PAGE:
Fast forward to 2014, and the Prime Minister’s historic visit to Bougainville. We now have Lawrence Daveona, accompanied by Michael Pariu, telling the Post-Courier that ‘the Landowners of Panguna mine and the surrounding leases were united for the re-opening of the mine’.

Following their resounding defeat at the hands of Ona and Serero in 1987, both Pariu and Daveona have repositioned themselves as leaders of the pro-mining landowner faction.

But before these two men start eyeing the new prize, it is time for them to publicly explain what has happened to the landowning community’s ‘multimillion’ investment administered through the Trust since 1989.

  1. Oscar
    February 3, 2014 at 8:15 pm

    Hang on, Mathew Kove is STILL listed as a Director/Shareholder. He died 24 years ago. I wonder if someone has been collecting Director’s fees, etc, on his ‘behalf’?????

  2. pkay
    February 5, 2014 at 11:16 am

    This article is another return down the same old beaten landowners track. It is a track down the valleys and ravines and up the ridges of Panguna those named have walked or have been made to walk on foot before.

    Does raising it in this blog now implicate these individuals any more than they might have been in the past? Does it reveal anything new this time? Does it make Lawrence any more guilty or culpable than he has been in the past when these same allegations were raised?

    Silence neither means admission or denial. But somewhere, either in Guava or Port Moresby or in the annals of a Chartered Accounting Firm used by RMTL might lie the truth about the investment. PNGExposed might want to do more research so that it can post a much fuller, rounder and fairer story in its blog.

    Do we expect Lawrence or Pariu or Ampaoi to respond every time their names are flashed in this blog? I don’t think so. Not after they are harangued here, there, everywhere and at home. The best counsel one can give or have is not to say anything when you are caught up in a trial by MEDIA. May be Lawrence has incriminated himself by saying too much in the past. May be it is a lesson he has re-learnt since he has returned home.

  3. Ruth
    February 5, 2014 at 10:55 pm

    I hope Lawrence still has his security detail on call still, he and his faithfuls might be needing it. Most at Panguna know that some of the old-timers have their pockets open, and are asking Rio Tinto to fill them. They are arrogant and think they can out-smart Rio Tinto. Intelligence is not important in this world, money, power and influence is everything. So how are a few greedy despots going to bring a world mining giant to its knees?

    Your right Pkay, Lawrence will be wary, last time he responded he ended up admitting criminal activities – and when people in the village got wind of it, they knew where his interests were.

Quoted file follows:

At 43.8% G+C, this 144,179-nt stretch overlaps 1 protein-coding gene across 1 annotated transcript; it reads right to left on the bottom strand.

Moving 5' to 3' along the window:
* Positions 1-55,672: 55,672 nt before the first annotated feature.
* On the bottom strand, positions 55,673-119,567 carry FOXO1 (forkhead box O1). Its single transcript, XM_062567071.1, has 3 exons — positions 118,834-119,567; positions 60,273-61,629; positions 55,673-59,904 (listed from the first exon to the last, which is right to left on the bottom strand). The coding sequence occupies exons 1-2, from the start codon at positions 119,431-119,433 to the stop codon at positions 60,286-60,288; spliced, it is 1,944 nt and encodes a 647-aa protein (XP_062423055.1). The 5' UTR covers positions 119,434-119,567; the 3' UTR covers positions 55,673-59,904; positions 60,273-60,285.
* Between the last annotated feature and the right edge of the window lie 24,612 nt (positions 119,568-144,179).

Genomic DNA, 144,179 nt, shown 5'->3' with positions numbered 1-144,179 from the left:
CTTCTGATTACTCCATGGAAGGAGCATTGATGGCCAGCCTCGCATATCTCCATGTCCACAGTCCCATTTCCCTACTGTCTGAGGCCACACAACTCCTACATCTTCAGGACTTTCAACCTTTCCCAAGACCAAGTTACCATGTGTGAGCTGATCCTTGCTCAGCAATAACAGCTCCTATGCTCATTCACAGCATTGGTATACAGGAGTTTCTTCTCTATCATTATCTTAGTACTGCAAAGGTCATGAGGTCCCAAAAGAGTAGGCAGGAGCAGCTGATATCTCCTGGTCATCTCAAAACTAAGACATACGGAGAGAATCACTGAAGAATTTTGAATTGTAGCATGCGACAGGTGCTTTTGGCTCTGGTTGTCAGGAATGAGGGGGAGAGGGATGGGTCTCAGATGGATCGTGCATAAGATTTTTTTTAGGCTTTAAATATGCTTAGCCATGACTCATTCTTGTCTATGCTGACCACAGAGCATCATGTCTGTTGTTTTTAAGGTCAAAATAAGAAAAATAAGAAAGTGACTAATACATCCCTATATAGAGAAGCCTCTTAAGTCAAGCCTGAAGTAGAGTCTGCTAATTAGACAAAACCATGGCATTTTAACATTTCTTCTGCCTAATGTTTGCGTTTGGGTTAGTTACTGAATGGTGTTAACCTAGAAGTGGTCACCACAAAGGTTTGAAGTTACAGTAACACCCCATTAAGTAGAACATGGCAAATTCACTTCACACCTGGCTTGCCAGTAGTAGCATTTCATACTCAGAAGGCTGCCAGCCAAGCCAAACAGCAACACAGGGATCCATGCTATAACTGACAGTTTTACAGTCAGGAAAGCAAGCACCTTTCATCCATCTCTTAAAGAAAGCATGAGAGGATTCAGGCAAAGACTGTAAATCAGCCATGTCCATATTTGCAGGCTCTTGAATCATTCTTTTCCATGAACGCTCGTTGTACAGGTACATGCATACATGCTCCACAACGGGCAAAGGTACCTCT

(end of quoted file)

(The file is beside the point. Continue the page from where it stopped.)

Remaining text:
4. Dr Patrick Onguglo
    March 8, 2014 at 3:08 pm


    The Prime Minister Peter O’Neill (‘aka O’Steal) has personally and unilaterally directed that the State of PNG borrow US$1.2 Billion Dollars through international financiers syndicated by the Swiss UBS Bank, to buy 10% of Oil Search Limited (OSL) shares. It is believed this transaction is motivated by personal gain. Therefore, this loan is believed to be for a corrupt outcome. This corruption is perpetrated by UBS and other international banks lending the money.

    PNG does not need the loan. It is Peter ONeill who needs the loan for his own corrupt gain. He is using the country’s assets to obtain a personal benefit. This must be made very clear to the international lenders. On this basis no future PNG Government will be liable to repay the funds, lent for an illegal purpose.

    As of this article the international lenders will be deemed to be aware of the allegations I make here.( I invite the Prime Minister to contradict me if he can).

    This is not an ordinary share purchase (investment) made by the Prime Minister on behalf of the people of PNG. What I am about to reveal is only known to a few key people in government circles.

    In 2013 Total, the French Petroleum conglomerate entered into a deal with InterOil Limited wherein it purchased 60% stock in InterOil with the intention to develop the Gulf/Elk-Antelope LNG Project. Total bench marked the price of the InterOil shares against the known oil and gas reserves of InterOil’s Gulf/Elk LNG reserves, and international price indicators.

    Interoil was started by two men in this country, Phil Mulacek and Gayland Baker in early 1990s. These two men, one a Texan and the other from California walked into Port Moresby government offices with empty brief cases promising to build an Oil Refinery in PNG out of one abandoned by Chevron in Alaska. While Curtain Brothers offered the Motukea refinery, these two men with very slick marketing skills, and Gayland Baker’s position as a director of conservative Fuller Christian Seminary, gained the upper hand.

    The rest is history, of the way they manipulated government decision making processes, public announcements, to gain every benefit, favour, approval, license and a free lift up in every other step of that company’s development.

    Interoil today is testimony to how Phil Mulacek has carefully and deliberately manipulated the goodness of the people of PNG and their government, how he has ruthlessly and unscrupulously exploited the weaknesses of key leaders of PNG, to build a personal fortune worth several hundred Million Dollars for himself and his extended family. Mulacek has been ably assisted by Christian Vincent, the Frenchman, his brother-in-law who acts as Phil’s main go-to man who has also gained in the hundreds of Millions.